Speaking to The Telegraph, tech giant Microsoft vowed to “solve the problem of cancer” within a decade.
The tech company is taking a different approach to cancer research, treating the disease as a computational problem and attempting to “reprogram” cells to their original, healthy states.
Recruiting the best biologists, researchers, and engineers in the world, Microsoft opened their first wet laboratory where they will map out and test the inner workings of cells.
Laboratory director at Microsoft Research Chris Bishop said: “I think it’s a very natural thing for Microsoft to be looking at because we have tremendous expertise in computer science and what is going on in cancer is a computational problem.”
“It’s not just an analogy, it’s a deep mathematical insight. Biology and computing are disciplines which seem like chalk and cheese but which have very deep connections on the most fundamental level,” said Bishop.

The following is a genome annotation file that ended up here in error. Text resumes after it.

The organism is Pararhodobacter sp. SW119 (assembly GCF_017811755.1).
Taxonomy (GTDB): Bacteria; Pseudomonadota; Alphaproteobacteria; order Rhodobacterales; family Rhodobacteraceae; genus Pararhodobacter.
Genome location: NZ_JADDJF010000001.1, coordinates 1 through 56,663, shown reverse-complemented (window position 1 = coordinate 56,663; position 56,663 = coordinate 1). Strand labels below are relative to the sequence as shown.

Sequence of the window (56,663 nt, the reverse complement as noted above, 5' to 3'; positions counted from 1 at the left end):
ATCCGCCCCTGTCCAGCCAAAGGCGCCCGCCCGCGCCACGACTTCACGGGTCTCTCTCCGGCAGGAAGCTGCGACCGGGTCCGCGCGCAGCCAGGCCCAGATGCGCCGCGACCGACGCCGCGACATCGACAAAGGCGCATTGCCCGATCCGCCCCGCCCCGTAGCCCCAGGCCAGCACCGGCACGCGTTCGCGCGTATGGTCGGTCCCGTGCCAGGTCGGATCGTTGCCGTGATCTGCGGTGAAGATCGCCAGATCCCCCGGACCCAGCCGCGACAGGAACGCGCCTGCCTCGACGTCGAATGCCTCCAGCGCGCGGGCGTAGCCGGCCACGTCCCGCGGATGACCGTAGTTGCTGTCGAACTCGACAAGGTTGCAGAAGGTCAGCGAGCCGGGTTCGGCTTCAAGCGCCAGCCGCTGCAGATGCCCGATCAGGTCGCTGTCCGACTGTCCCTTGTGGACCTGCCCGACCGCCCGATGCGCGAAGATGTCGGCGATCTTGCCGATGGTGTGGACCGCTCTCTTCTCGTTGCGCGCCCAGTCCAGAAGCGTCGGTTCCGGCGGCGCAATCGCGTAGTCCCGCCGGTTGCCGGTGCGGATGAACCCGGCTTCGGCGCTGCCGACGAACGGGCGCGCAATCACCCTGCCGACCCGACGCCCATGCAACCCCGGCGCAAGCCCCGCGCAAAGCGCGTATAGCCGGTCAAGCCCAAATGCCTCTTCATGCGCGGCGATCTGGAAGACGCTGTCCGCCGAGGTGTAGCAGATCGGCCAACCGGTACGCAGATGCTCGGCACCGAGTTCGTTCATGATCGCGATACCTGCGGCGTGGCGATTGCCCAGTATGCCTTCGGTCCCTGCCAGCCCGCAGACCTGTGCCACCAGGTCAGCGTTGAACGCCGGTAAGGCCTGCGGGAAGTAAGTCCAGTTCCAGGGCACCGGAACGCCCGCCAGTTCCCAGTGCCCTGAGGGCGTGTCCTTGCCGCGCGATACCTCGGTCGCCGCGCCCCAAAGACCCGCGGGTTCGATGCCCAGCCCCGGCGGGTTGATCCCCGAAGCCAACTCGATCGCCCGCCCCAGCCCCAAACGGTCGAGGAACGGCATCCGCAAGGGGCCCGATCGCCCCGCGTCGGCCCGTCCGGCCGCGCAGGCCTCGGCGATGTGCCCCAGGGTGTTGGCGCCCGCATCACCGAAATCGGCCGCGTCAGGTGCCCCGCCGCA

Alongside cell mapping and testing, researchers at Microsoft are working on tiny molecular computers constructed from DNA that will work inside cells to detect cancer cells forming and “reboot” the cell to a healthy state.
Head of Microsoft’s new cancer fighting group, Andrew Philips, said: “It’s long term, but… I think it will be technically possible in five to 10 years time to put in a smart molecular system that can detect disease.”
Senior researcher and associate professor at Cambridge University Dr. Jasmin Fisher corroborated Philips claims, saying, “If we are able to control and regulate cancer then it becomes like any chronic disease and then the problem is solved. I think for some of the cancers five years, but definitely within a decade. Then we will probably have a century free of cancer.”
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